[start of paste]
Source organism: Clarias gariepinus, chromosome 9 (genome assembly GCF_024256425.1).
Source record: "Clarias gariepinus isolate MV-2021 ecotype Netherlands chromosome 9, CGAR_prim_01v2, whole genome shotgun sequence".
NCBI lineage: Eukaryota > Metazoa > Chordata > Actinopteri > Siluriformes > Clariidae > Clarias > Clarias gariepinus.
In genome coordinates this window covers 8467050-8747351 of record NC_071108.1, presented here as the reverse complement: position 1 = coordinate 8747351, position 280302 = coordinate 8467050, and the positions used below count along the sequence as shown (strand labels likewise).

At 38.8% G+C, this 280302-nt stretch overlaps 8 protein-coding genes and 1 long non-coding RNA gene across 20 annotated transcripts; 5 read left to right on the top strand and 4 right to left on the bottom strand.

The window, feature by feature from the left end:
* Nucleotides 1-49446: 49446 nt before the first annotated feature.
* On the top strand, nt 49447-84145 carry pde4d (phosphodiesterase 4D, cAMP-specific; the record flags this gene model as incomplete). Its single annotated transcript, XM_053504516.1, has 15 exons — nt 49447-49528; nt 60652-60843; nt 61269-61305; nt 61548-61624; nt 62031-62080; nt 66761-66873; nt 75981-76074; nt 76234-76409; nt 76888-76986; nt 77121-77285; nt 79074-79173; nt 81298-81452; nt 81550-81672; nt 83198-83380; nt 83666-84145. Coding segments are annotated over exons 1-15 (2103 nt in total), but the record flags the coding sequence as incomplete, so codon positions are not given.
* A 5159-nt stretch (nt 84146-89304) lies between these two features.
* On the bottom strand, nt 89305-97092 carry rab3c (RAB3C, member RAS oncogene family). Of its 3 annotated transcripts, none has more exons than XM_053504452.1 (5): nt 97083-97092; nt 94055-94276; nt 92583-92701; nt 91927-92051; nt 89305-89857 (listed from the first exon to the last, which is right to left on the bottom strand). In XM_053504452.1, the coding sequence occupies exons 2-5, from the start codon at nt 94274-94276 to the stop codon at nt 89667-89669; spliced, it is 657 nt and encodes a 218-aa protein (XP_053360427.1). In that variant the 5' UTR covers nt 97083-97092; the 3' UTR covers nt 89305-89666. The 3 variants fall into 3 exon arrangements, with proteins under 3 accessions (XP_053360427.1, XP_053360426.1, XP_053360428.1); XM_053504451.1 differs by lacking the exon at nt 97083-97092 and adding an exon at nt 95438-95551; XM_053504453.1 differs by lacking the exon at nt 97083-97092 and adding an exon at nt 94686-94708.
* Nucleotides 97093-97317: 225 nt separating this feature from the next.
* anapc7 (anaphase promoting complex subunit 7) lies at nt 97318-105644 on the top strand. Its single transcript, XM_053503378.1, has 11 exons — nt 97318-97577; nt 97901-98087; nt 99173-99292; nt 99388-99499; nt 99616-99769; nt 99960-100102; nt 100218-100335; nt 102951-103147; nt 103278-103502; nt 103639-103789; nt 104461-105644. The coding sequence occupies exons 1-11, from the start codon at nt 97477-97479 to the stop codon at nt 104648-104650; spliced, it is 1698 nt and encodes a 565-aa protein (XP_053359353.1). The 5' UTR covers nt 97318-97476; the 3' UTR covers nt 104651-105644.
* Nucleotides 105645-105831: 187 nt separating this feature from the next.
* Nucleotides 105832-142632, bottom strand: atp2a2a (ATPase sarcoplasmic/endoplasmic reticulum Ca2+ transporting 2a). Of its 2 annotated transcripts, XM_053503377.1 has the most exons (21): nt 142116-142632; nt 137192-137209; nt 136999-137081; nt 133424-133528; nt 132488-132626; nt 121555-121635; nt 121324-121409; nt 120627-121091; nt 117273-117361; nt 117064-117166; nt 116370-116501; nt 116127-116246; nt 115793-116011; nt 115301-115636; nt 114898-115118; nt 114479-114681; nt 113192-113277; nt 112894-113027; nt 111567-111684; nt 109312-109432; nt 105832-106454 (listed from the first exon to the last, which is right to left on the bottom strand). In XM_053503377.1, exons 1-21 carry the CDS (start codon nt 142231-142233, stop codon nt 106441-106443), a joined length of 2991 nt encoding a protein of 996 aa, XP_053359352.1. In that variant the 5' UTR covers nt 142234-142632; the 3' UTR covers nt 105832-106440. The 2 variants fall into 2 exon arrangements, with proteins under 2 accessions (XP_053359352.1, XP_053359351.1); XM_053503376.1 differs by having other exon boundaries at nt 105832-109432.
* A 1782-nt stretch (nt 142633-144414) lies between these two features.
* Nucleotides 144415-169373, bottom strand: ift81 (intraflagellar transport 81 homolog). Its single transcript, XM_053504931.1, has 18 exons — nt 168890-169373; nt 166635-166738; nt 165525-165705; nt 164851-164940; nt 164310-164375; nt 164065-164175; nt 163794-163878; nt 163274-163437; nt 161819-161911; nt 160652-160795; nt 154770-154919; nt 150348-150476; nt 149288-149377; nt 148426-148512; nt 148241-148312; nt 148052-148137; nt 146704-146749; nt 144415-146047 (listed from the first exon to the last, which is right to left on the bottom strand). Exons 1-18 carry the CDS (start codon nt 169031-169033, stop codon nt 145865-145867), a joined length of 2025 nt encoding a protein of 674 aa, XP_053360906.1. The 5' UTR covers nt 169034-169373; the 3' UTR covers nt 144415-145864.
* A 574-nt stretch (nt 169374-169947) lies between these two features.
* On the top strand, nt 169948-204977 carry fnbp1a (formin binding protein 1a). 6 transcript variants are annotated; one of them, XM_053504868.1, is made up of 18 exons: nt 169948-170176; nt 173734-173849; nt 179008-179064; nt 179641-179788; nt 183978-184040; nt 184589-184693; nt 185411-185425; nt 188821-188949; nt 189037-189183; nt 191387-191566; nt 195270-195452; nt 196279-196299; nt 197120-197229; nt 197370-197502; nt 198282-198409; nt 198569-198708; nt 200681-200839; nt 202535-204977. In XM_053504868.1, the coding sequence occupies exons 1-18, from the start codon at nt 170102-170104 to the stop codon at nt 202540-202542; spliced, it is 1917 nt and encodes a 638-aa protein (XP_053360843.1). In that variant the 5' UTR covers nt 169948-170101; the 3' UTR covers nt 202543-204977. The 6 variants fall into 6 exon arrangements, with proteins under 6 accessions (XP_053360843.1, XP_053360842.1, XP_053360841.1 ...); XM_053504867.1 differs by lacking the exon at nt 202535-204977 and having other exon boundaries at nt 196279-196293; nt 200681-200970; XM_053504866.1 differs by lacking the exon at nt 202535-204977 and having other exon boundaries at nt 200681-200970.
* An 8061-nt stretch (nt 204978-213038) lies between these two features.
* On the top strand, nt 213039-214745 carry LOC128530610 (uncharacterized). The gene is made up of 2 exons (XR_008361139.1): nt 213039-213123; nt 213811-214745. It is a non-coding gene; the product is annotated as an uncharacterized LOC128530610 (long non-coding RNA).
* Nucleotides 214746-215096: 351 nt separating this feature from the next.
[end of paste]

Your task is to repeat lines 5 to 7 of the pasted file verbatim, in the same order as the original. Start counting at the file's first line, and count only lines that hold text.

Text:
At 38.8% G+C, this 280302-nt stretch overlaps 8 protein-coding genes and 1 long non-coding RNA gene across 20 annotated transcripts; 5 read left to right on the top strand and 4 right to left on the bottom strand.

The window, feature by feature from the left end:
* Nucleotides 1-49446: 49446 nt before the first annotated feature.